Interop two weeks ago titled "So You Want To Be A CIO." It was a stimulating conversation with a highly engaged audience.
I hope some of the following tips that came out of that conversation and my many years of experience in IT are helpful in planning your own management career.
1. Grow Your Employees
The panel was asked about "promotability" -- that is, the most important characteristics up-and-coming IT pros need to get on the CIO track. The two most important ones, in my mind, are communication skills and emotional intelligence. You must be able to handle and communicate difficult situations with customers, for sure, but just as important, you must be able to grow your employees -- and communication skills and emotional intelligence are critical there.
I've observed that some people new to leadership roles feel like they need to abandon their common sense and use a cattle prod on employees instead of applying everything they've learned growing up through sports, scouting or any other positive team-based activity. There's this incredible transformation that turns otherwise decent people into small-island dictators. Leadership is about influence, not complete control.
[ For some big-league IT leadership advice, read SF Giants CIO: Quit Bellyaching, Start Leading. ]
I just finished an excellent book, Leaders Open Doors, in which author Bill Treasurer discusses two types of leaders: "spillers" and "fillers." A spiller approaches work from a negative angle: What keeps me up at night? What makes me afraid? A filler approaches work from a positive angle: What makes me want to come to work in the morning?
Bottom line, both from my experience and the author's: Fillers elicit deep loyalty from the people they lead. Spillers get deep resentment. Which set of employees do you think do better work? Note that I didn't say more work.
I can't emphasize enough how important it is to take a genuine interest in the welfare of your employees. Late in the panel session I was asked how a former infrastructure and security guy such as myself made the leap to CIO. My answer: One of my biggest strengths, revealed by Tom Rath's StrengthsFinder personality assessment, is that I really, really like to help others succeed.
As a CIO or other IT leader, you're going to spend a lot of time on other people's careers. You must invest in people as well as tech. So my question to you is, do you like to see other people succeed? If you don't, you might want to consider another career goal.
During the panel, we discussed the role of the CIO as a bridge between technology and the overall business, the role of the CIO in cutting through BS and reducing complexity. Sometimes the CIO needs to call BS on his or her own staff. Yes, you need to develop your people, but you also need to be candid with them, call them out when they're being obstructionist or they don't have the best interest of the business at heart.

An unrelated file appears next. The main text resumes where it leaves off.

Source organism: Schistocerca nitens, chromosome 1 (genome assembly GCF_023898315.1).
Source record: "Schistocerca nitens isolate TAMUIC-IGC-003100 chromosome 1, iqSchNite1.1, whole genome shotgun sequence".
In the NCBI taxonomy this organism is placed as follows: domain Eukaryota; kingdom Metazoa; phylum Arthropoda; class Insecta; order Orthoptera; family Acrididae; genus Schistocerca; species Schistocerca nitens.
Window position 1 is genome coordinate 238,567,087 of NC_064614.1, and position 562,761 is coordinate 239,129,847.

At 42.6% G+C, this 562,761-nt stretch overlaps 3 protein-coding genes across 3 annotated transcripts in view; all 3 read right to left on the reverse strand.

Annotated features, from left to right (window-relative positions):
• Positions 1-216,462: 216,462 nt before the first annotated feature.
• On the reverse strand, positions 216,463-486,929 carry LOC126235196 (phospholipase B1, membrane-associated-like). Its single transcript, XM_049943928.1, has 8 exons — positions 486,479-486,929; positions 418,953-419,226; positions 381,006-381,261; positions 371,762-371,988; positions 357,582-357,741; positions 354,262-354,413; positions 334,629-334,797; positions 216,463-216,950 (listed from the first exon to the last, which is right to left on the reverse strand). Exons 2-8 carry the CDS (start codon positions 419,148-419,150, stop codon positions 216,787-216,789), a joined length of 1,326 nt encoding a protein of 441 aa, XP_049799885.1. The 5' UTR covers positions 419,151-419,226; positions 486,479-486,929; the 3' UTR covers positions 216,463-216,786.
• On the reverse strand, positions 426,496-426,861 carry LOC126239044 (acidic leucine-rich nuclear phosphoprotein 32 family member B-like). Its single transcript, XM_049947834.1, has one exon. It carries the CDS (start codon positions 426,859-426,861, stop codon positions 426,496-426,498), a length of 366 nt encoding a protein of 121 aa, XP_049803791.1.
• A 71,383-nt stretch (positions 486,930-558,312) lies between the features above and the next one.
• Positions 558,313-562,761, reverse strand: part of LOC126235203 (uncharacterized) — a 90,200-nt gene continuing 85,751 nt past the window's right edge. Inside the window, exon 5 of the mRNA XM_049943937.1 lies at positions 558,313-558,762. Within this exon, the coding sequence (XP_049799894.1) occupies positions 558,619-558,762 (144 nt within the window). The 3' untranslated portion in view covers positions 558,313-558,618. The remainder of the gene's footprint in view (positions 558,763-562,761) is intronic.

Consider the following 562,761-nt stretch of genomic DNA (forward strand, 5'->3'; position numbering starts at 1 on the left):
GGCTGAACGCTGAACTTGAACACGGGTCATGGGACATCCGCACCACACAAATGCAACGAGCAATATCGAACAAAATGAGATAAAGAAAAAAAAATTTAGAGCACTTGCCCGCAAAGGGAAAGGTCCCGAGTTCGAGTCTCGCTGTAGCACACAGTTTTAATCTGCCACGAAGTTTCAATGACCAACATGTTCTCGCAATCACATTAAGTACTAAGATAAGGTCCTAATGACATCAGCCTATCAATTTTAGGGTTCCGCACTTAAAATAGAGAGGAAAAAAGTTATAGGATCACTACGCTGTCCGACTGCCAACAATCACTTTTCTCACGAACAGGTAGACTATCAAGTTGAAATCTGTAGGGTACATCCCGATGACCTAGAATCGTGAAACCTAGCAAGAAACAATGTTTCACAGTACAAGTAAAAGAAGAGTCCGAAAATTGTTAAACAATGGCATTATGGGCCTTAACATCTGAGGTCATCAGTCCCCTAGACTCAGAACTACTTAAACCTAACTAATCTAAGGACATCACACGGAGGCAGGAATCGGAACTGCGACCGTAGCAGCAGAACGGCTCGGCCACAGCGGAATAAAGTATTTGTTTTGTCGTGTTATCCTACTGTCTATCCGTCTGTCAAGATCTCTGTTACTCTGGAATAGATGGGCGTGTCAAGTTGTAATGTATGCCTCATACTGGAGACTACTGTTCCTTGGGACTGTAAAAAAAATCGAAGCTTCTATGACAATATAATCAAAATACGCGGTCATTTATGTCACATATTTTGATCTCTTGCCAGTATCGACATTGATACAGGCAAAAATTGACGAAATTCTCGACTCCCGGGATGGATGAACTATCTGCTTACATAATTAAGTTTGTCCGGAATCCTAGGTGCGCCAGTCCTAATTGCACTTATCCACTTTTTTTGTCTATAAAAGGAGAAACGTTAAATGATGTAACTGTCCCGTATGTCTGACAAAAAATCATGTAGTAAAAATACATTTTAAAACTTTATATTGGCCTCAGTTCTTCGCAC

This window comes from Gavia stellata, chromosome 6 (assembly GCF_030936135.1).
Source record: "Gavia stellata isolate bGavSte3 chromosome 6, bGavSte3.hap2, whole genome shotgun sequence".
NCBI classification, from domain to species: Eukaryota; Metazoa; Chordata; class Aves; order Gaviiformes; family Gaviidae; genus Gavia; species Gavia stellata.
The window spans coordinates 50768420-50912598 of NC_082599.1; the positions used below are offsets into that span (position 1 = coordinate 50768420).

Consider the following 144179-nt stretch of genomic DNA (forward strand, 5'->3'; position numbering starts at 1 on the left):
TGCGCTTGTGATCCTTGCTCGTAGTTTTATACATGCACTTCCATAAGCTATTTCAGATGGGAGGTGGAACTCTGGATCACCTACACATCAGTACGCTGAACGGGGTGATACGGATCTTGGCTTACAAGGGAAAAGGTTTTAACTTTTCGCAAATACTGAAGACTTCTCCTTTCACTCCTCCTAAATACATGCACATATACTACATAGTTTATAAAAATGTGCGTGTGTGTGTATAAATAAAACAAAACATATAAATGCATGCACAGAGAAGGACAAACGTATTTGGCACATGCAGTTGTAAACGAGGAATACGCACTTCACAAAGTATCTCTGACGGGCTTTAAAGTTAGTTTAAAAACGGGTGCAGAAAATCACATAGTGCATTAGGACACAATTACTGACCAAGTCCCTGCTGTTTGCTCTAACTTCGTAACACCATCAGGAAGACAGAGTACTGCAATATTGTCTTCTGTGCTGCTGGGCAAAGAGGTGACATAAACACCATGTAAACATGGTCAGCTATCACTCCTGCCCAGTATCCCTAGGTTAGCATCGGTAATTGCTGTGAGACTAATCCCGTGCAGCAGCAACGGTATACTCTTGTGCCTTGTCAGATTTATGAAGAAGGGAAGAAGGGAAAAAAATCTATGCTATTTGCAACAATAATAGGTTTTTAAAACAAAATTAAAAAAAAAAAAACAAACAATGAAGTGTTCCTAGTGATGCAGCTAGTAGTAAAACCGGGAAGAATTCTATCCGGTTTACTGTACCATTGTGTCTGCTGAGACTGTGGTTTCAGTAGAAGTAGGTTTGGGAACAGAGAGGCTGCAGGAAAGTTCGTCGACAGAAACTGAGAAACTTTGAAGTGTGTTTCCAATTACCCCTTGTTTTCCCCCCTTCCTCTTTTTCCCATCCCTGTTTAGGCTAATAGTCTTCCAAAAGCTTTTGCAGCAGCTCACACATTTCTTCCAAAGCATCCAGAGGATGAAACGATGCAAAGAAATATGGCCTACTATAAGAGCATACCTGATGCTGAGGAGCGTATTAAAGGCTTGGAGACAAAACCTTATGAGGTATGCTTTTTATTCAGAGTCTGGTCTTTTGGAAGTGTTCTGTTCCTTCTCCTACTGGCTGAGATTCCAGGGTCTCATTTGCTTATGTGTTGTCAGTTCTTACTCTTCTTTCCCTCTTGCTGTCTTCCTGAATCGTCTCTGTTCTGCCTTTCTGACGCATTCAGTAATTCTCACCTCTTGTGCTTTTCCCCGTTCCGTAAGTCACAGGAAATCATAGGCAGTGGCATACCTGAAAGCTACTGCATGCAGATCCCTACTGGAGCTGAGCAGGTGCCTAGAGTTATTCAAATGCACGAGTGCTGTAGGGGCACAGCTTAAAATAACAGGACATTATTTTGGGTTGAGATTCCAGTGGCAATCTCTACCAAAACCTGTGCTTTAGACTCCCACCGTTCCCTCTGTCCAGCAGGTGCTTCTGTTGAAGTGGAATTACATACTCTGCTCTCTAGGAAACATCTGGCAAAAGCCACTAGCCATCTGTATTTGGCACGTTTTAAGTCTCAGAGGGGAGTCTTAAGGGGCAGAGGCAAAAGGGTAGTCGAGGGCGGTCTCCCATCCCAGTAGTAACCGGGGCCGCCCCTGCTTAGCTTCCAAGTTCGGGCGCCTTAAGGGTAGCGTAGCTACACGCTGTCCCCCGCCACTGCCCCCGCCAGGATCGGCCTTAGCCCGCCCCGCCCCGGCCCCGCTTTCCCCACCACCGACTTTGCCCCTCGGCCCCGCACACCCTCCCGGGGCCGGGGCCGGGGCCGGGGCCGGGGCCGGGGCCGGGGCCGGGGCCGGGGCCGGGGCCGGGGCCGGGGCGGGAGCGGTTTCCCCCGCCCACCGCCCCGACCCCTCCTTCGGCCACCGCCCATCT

Another book that has functioned as a beacon for me is Patrick Lencioni's Five Dysfunctions of a Team. The notion of the "first team" is the team that you owe the most allegiance to. And in the case of the successful CIO, the first team is the executive leadership team, not the IT team.
That's painful to hear and talk about, because a good CIO spends a lot of time growing his or her staff. But first things first: The business must prosper if IT is to prosper.
3. Play Politics
An audience member asked whether I spend more time with operations or politics and marketing, and I detected a note of disdain in his voice when he mentioned the latter.
My response: Politics and diplomacy are the alternatives to war, so don't underestimate their importance. Every CIO must acknowledge politics as necessary. And there's a world of difference between backstabbing politicos and diplomats interested in win-win outcomes.
Marketing and PR are just as important. Who do you want to tell your organization's story: IT or someone else? And how does any organization, commercial or internal, garner support for a product or service? Through marketing and PR.
While we're all aware of the negative aspects, my successful CIO mentors drilled into my head that you must communicate value (marketing) and tell your story (PR). How much time you'll need to spend on those things depends on the organization, but I guarantee you it won't be zero.
4. Encourage Skunk Works
Our panel discussion turned to innovation, and someone talked about IT folks having a low tolerance for risk. Agreed, to a point.
Do IT pros tend to have a low tolerance for risks they don't fully understand? I pointed out that IT takes risks all the time. Every time someone patches a server, updates firmware or otherwise messes with a working system, it's like surgery. You call on your expertise and take all the necessary precautions, but there's always an outside chance that things could go wrong. Nothing good happens without taking risks, and that's as true in technology as it is in business.
One risk IT folks don't take often enough is operating outside the chain of command, otherwise known as "ask for forgiveness, not permission." Huge innovations can come out of such skunk works because without the cold eye of upper management upon your people, they're more likely to say, what the heck, let's try something new and see what happens.
Nobody wants to fail at something while management's watching. Some of my staff's most notable accomplishments emerged from skunk works. FedEx calls this "little i," the innovations that happen from the bottom up (as opposed to "big I," which come from formal, structured labs and programs).
Create an atmosphere in which the leadership tolerates risk-taking, one where everything that people work on doesn't have to be listed on a project management docket.